TABLE 1. Validation results with different weight parameters a in the loss function. The mean and SD values of DSC are shown here to evaluate the segmentation performance of cardiac organs on the validation set. The best result for each column is demonstrated in bold.

3.3 Testing results

After training the neural network with proper parameters, we can apply the well-trained 3D-Unet model to perform 3D segmentation of five different tissues and organs by providing a 3D CCTA image. The segmentation results of the proposed model, evaluated by using the mean and SD of various indicators (DSC, Pre., Recall and HD), are listed in Table 2. The results show that the average DSC value of aorta is the highest (mean: 0.961, SD: 0.008), whereas that of the LAA is the lowest (mean: 0.882, SD: 0.021). Once again, we note that the LAA is with small size and intricate geometry, thus minor difference in the shape may result in large difference in the DSC. For the Myoc segmentation, which is an attractive task in the community, we achieve relatively good performance. The average Pre. value of Myoc, average Recall value and the average HD value are 0.867, 0.994 and 2.9, respectively. Overall, the average DSC of the five organs, given by the proposed model, can reach 0.924; and the Recall is all close to 1, which is promising in practical applications.


TABLE 2. Performance of the 3D-Unet model on segmenting cardiac organs. The mean and SD of various indicators are computed based on the testing sets. The 3D-Unet model is trained with the proposed combined loss function (a = 0.7).

A testing example is demonstrated in Figures 8, 9, where several 2D slices are shown in Figure 8 and the overall 3D geometric structures are shown in Figure 9. It can be seen in the figures that the labels and the segmentation results of the proposed 3D-Unet model are in great agreement, indicating the effectiveness of our proposed method.


FIGURE 8. Comparison between labels and segmentation results. (A) original CT images. (B) Semi-automatic labeling of 2D slices. Green, red, light blue, dark blue and pink colors represent LV, aorta, LA, LAA and Myoc, respectively. (C) Predictions and labels plotted together, where the black line is the result predicted by the proposed deep learning model.


FIGURE 9. 3D point cloud structure of cardiac partitions: (left) label and (right) segmentation from the proposed deep learning model.

4 Discussion

In this paper, we propose to use a deep learning model for the segmentation of multiple cardiac organs, including the aorta, LV, LA, LAA, and Myoc. The contributions are multifolds. Firstly, we novelly propose to perform myocardium labeling by solving the Laplace’s equation, which dramatically improves the efficiency for preparing the training data. Instead of making masks manually for all slices, only a small portion of slices in a 3D CCTA image are labeled manually, and the masks of the intermediate slices are created automatically, which takes about 1.8 s to generate the intermediate 4 masks per solving an equation. The fully-manual labeling method and the proposed semi-automatic manual labeling method provide similar segmentation masks; the DSC between two sets of mask is about 0.934. Moreover, the masks created by solving the Laplace’s equation have been confirmed by the cardiologists and are suitable to be the reference in disease diagnosis. Second, we propose a 3D-Unet model trained with a combined loss function. The combined loss function (Eq. 7) employs different objective functions for different output layers in the neural network (i.e., different organs of interest), which allows us to improve the overall performance of the 3D-Unet. The main reason to design a combined loss function is that we aim to segment multiple cardiac tissues and organs in the same time. Compared to using five different models for five organs, using a single network for five organs can provide more information for the cardiologists, and it is much more efficient and necessary when the model is embedded in real-time applications.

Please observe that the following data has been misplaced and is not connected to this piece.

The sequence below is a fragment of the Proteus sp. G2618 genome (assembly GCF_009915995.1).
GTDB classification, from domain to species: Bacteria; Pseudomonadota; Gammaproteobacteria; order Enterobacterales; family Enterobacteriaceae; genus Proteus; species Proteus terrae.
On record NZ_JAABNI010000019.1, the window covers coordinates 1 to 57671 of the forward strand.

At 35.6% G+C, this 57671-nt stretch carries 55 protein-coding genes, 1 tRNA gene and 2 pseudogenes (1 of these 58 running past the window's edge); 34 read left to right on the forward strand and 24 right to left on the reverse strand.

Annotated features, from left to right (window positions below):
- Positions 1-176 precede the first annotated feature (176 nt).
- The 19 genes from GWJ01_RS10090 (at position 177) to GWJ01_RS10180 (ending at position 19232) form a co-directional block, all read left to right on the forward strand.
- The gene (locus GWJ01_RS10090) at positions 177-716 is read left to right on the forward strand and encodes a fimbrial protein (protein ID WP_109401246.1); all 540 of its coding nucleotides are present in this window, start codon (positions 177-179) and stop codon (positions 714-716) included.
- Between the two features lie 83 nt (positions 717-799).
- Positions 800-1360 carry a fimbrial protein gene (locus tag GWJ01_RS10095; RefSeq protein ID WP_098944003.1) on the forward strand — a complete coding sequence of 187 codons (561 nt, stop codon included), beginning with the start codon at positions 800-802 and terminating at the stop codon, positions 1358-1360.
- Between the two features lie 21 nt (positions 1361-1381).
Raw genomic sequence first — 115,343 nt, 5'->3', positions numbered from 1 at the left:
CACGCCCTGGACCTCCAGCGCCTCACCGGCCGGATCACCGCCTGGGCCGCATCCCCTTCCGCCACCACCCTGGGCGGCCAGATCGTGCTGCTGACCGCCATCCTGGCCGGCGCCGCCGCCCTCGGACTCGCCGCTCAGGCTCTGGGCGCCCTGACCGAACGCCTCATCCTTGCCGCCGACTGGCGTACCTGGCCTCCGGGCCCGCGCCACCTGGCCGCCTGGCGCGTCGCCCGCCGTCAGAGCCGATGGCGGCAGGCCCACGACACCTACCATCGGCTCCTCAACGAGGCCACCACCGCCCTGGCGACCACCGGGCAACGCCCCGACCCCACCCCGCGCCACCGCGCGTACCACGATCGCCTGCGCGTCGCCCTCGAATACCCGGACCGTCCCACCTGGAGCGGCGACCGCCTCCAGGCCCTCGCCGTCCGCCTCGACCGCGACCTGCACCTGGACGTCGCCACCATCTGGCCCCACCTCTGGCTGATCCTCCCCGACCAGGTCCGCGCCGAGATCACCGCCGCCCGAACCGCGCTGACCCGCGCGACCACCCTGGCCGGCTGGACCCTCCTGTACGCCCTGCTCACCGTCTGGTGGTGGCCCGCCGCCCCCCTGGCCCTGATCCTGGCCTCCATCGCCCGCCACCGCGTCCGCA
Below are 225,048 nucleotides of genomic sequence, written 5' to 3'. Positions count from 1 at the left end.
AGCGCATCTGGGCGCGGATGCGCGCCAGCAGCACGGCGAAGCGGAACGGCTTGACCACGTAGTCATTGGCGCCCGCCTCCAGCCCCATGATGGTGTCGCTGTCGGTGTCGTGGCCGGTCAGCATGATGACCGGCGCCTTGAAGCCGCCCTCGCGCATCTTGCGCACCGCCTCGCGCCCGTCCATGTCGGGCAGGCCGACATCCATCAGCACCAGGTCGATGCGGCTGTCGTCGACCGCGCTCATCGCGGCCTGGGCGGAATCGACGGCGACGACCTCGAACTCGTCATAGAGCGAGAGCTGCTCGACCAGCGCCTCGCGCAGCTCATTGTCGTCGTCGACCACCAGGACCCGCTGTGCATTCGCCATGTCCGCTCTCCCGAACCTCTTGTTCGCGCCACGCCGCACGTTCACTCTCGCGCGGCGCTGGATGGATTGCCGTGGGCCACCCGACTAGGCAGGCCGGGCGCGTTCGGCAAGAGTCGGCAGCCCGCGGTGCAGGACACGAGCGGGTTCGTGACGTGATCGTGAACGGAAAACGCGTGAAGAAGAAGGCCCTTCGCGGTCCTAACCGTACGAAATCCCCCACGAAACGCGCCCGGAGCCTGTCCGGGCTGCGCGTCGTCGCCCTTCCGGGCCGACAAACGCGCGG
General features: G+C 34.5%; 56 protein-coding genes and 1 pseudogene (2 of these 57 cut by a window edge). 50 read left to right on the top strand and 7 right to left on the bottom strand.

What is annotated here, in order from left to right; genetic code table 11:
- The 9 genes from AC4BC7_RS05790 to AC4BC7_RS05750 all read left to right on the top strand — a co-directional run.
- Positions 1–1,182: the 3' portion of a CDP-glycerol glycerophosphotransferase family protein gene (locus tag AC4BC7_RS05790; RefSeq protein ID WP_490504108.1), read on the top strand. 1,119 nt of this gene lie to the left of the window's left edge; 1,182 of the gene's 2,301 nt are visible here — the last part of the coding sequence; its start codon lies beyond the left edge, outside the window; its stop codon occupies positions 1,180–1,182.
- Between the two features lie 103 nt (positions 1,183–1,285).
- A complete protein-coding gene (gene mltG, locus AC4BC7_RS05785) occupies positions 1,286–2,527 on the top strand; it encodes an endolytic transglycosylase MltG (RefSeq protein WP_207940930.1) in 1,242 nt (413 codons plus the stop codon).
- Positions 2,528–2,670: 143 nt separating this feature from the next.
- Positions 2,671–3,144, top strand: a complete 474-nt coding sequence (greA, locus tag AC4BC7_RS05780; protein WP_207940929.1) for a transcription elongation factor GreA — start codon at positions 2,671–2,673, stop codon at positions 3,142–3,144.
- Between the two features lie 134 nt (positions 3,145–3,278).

There are some related works performing cardiac segmentation in the literature. For example, Jun Guo et al. [35] performed 3D Myoc segmentation for CCTA images using a 3D deeply supervised attention U-net model, and it was reported that the average HD index was about 6.840. The whole dataset contains 100 patient-specific cases. In this paper, the mean and SD of the HD index for Myoc segmentation are 2.9 and 1.042, respectively. Although the testing data are different, these values are much smaller and indicate better generalization of our model. Li et al [36] came up with an 8-layer residual U-Net with deep supervision for the segmentation of LV in CCTA images, achieving a Pred. value of 0.938 ± 0.113. They also trained and tested the model for a self-collected dataset. Our method achieves an average Pred. value of 0.949 ± 0.017, which suggests better performance of our approach. In addition, Chen et al. [37] proposed multi-task learning for left atrial segmentation on gadolinium-enhanced magnetic resonance imaging scans (GE-MRIs) collected from the 2018 Atrial Segmentation Challenge. The average DSC of the LA was reported as 0.901 while the average DSC of the LA calculated in this work is 0.953. We should note here that the aforementioned deep learning models were designed to segment only one tissue or organ in one inference, while our proposed model can perform segmentation for multiple tissues and organs simultaneously. Compared with the aforementioned experimental results from other studies related to cardiac segmentation, the proposed model in this work has advantages in terms of the accuracy and robustness. The segmentation results can play a crucial role in assisting biophysical modeling by providing accurate and detailed information about the biological structures within an image. In particular, the accurate segmentation enables patient-specific simulation of the fluid flow inside the cardiac tissues and organs by providing a geometry. The results from both healthy and pathological samples can be compared and used to understand how diseases affect the biological structures and the hemodynamics, which will eventually help with disease diagnosis for cardiologists.